The heavy rainfalls of the past few days have severely affected eastern Romania, and the way in which authorities handled the situation was criticised by President Klaus Iohannis.
Romania is struggling with floods, after heavy rainfalls have caused substantial damage over the past few days, particularly in the east of the country. Code red, orange and yellow alerts were issued, regarding several rivers in the area. The waters damaged hundreds of households, and train traffic was disrupted, with delays of tens of minutes.
The worst situation was reported in the city of Galati, in the south-east, where nearly 1,700 people were evacuated, as a precaution, and a code red alert was issued. The city asked for assistance from the military, and Bucharest decided to send troops equipped with high-power water pumps. However, at a meeting focusing on the management of disaster risks held in Bucharest, President Klaus Iohannis criticised the response of the authorities. He said the procedures, rules and actions in such cases must be a lot clearer and argued that things could have been different if an upstream dam had been built, if people had been instructed not to build their homes close to the stream bed and if ditches had been cleaned. Klaus Iohannis:
“In many cases, the role of each authority is unclear, more authorities step in and fail to coordinate their interventions, and this creates chaos and confusion, and instead of an orderly action plan able to solve the problem as quickly as possible, we have inefficient measures. There have been very successful actions, in the past, both from the Emergency Response Inspectorate and from the police and all other authorities, but there are also examples of failed procedures. However, if the management outlines procedures and practices that are very clear and easy to follow, then we will certainly see more successful measures and fewer failures.”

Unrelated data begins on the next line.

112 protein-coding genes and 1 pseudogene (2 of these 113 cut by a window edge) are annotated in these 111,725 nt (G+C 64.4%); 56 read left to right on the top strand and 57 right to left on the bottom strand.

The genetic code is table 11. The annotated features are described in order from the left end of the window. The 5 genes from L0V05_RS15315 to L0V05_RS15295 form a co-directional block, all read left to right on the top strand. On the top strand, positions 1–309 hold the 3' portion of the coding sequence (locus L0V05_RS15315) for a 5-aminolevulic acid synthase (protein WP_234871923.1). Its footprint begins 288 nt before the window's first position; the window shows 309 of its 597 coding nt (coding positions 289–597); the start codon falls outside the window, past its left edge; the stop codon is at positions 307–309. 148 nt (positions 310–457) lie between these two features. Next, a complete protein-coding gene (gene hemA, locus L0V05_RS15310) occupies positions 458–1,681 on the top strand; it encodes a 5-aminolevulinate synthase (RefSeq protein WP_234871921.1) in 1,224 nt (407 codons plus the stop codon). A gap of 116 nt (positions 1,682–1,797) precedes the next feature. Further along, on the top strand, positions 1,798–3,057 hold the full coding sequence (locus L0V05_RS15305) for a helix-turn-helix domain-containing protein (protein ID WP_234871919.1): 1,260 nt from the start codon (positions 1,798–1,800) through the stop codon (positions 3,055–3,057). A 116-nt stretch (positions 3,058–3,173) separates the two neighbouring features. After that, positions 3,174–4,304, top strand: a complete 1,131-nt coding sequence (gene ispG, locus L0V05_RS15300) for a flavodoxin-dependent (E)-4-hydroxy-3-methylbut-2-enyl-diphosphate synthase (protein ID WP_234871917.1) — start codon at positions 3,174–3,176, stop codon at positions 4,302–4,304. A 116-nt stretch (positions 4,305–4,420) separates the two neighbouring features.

Weather experts warn that the floods reported these days are the effects of climate change, triggered by global warming. Climatologist Roxana Bojariu told Radio Romania that in such cases local and central authorities must be able to refer to procedures and action plans that are adapted to the new environmental factors:
“The development of a town or village, as well as the management of local resources, should be planned in such a way as to make sure that the risk of casualties or material damage in case of extreme weather is reduced. In this particular instance, besides cleaning stream beds, shelterbelts should have been in place to keep the water coming down the slopes, at least in part. There are indeed weather phenomena that we cannot predict or prevent. The amount of rainfall was significant. But at least we could have mitigated the effects.”
Roxana Bojariu also pointed out that educating people for the management of natural disasters is another key element in such cases.
(Translated by A.M. Popescu)